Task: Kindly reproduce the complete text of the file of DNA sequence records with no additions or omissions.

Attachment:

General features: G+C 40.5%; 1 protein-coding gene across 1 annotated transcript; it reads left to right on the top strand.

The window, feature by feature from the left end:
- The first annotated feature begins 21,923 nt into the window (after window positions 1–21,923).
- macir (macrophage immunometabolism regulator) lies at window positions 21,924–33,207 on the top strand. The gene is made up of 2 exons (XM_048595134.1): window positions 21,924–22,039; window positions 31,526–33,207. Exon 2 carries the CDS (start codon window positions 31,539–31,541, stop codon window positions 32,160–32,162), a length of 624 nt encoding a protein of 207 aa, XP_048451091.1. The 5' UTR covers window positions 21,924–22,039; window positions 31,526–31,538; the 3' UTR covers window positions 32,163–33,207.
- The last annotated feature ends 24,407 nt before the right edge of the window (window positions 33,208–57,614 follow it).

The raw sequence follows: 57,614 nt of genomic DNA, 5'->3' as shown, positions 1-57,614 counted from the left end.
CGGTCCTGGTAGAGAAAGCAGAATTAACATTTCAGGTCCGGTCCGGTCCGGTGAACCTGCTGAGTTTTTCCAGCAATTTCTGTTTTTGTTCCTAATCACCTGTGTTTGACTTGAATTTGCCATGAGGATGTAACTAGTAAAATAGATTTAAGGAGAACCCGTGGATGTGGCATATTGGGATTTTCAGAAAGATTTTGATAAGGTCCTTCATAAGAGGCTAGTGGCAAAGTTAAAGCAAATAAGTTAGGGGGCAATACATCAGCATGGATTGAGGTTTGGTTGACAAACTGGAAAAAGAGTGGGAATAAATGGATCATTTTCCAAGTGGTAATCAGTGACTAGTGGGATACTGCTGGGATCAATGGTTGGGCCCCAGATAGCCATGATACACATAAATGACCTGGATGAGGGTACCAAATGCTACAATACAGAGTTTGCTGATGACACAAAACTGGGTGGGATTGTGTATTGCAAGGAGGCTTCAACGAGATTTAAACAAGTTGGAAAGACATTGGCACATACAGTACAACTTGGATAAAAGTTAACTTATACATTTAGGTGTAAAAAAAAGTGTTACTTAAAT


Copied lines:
General features: G+C 40.5%; 1 protein-coding gene across 1 annotated transcript; it reads left to right on the top strand.

The window, feature by feature from the left end:
- The first annotated feature begins 21,923 nt into the window (after window positions 1–21,923).
- macir (macrophage immunometabolism regulator) lies at window positions 21,924–33,207 on the top strand. The gene is made up of 2 exons (XM_048595134.1): window positions 21,924–22,039; window positions 31,526–33,207. Exon 2 carries the CDS (start codon window positions 31,539–31,541, stop codon window positions 32,160–32,162), a length of 624 nt encoding a protein of 207 aa, XP_048451091.1. The 5' UTR covers window positions 21,924–22,039; window positions 31,526–31,538; the 3' UTR covers window positions 32,163–33,207.
- The last annotated feature ends 24,407 nt before the right edge of the window (window positions 33,208–57,614 follow it).

The raw sequence follows: 57,614 nt of genomic DNA, 5'->3' as shown, positions 1-57,614 counted from the left end.
CGGTCCTGGTAGAGAAAGCAGAATTAACATTTCAGGTCCGGTCCGGTCCGGTGAACCTGCTGAGTTTTTCCAGCAATTTCTGTTTTTGTTCCTAATCACCTGTGTTTGACTTGAATTTGCCATGAGGATGTAACTAGTAAAATAGATTTAAGGAGAACCCGTGGATGTGGCATATTGGGATTTTCAGAAAGATTTTGATAAGGTCCTTCATAAGAGGCTAGTGGCAAAGTTAAAGCAAATAAGTTAGGGGGCAATACATCAGCATGGATTGAGGTTTGGTTGACAAACTGGAAAAAGAGTGGGAATAAATGGATCATTTTCCAAGTGGTAATCAGTGACTAGTGGGATACTGCTGGGATCAATGGTTGGGCCCCAGATAGCCATGATACACATAAATGACCTGGATGAGGGTACCAAATGCTACAATACAGAGTTTGCTGATGACACAAAACTGGGTGGGATTGTGTATTGCAAGGAGGCTTCAACGAGATTTAAACAAGTTGGAAAGACATTGGCACATACAGTACAACTTGGATAAAAGTTAACTTATACATTTAGGTGTAAAAAAAAGTGTTACTTAAAT